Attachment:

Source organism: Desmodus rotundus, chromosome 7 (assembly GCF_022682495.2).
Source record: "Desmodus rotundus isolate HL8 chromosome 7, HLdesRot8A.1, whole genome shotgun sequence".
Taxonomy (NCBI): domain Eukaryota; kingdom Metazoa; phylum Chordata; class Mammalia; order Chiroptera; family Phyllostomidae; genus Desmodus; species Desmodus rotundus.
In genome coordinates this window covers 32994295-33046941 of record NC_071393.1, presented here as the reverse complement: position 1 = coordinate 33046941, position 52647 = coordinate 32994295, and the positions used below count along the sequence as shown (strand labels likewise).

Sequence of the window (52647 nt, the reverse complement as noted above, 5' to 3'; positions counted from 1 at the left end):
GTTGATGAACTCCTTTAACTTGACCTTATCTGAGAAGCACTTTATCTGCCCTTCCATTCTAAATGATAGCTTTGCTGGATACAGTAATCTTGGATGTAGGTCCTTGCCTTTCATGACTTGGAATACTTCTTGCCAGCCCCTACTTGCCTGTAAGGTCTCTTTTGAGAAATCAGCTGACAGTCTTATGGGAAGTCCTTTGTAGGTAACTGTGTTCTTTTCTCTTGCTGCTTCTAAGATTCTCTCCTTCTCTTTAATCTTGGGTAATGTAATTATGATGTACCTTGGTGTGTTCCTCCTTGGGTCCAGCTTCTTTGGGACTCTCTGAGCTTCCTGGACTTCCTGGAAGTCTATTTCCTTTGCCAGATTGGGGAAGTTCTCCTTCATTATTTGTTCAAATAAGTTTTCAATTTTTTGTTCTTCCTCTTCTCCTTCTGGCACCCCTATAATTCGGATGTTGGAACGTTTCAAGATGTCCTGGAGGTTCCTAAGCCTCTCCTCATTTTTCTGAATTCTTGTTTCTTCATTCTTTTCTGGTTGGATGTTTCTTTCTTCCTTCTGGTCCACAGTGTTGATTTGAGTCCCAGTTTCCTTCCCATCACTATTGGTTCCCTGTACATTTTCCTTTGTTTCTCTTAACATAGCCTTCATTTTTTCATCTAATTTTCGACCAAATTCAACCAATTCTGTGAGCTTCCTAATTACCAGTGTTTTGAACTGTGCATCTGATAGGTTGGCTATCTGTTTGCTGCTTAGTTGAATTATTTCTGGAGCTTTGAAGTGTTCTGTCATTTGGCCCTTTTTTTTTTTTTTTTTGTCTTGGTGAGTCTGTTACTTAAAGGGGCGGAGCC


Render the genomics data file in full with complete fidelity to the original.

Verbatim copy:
Source organism: Desmodus rotundus, chromosome 7 (assembly GCF_022682495.2).
Source record: "Desmodus rotundus isolate HL8 chromosome 7, HLdesRot8A.1, whole genome shotgun sequence".
Taxonomy (NCBI): domain Eukaryota; kingdom Metazoa; phylum Chordata; class Mammalia; order Chiroptera; family Phyllostomidae; genus Desmodus; species Desmodus rotundus.
In genome coordinates this window covers 32994295-33046941 of record NC_071393.1, presented here as the reverse complement: position 1 = coordinate 33046941, position 52647 = coordinate 32994295, and the positions used below count along the sequence as shown (strand labels likewise).

Sequence of the window (52647 nt, the reverse complement as noted above, 5' to 3'; positions counted from 1 at the left end):
GTTGATGAACTCCTTTAACTTGACCTTATCTGAGAAGCACTTTATCTGCCCTTCCATTCTAAATGATAGCTTTGCTGGATACAGTAATCTTGGATGTAGGTCCTTGCCTTTCATGACTTGGAATACTTCTTGCCAGCCCCTACTTGCCTGTAAGGTCTCTTTTGAGAAATCAGCTGACAGTCTTATGGGAAGTCCTTTGTAGGTAACTGTGTTCTTTTCTCTTGCTGCTTCTAAGATTCTCTCCTTCTCTTTAATCTTGGGTAATGTAATTATGATGTACCTTGGTGTGTTCCTCCTTGGGTCCAGCTTCTTTGGGACTCTCTGAGCTTCCTGGACTTCCTGGAAGTCTATTTCCTTTGCCAGATTGGGGAAGTTCTCCTTCATTATTTGTTCAAATAAGTTTTCAATTTTTTGTTCTTCCTCTTCTCCTTCTGGCACCCCTATAATTCGGATGTTGGAACGTTTCAAGATGTCCTGGAGGTTCCTAAGCCTCTCCTCATTTTTCTGAATTCTTGTTTCTTCATTCTTTTCTGGTTGGATGTTTCTTTCTTCCTTCTGGTCCACAGTGTTGATTTGAGTCCCAGTTTCCTTCCCATCACTATTGGTTCCCTGTACATTTTCCTTTGTTTCTCTTAACATAGCCTTCATTTTTTCATCTAATTTTCGACCAAATTCAACCAATTCTGTGAGCTTCCTAATTACCAGTGTTTTGAACTGTGCATCTGATAGGTTGGCTATCTGTTTGCTGCTTAGTTGAATTATTTCTGGAGCTTTGAAGTGTTCTGTCATTTGGCCCTTTTTTTTTTTTTTTTTGTCTTGGTGAGTCTGTTACTTAAAGGGGCGGAGCC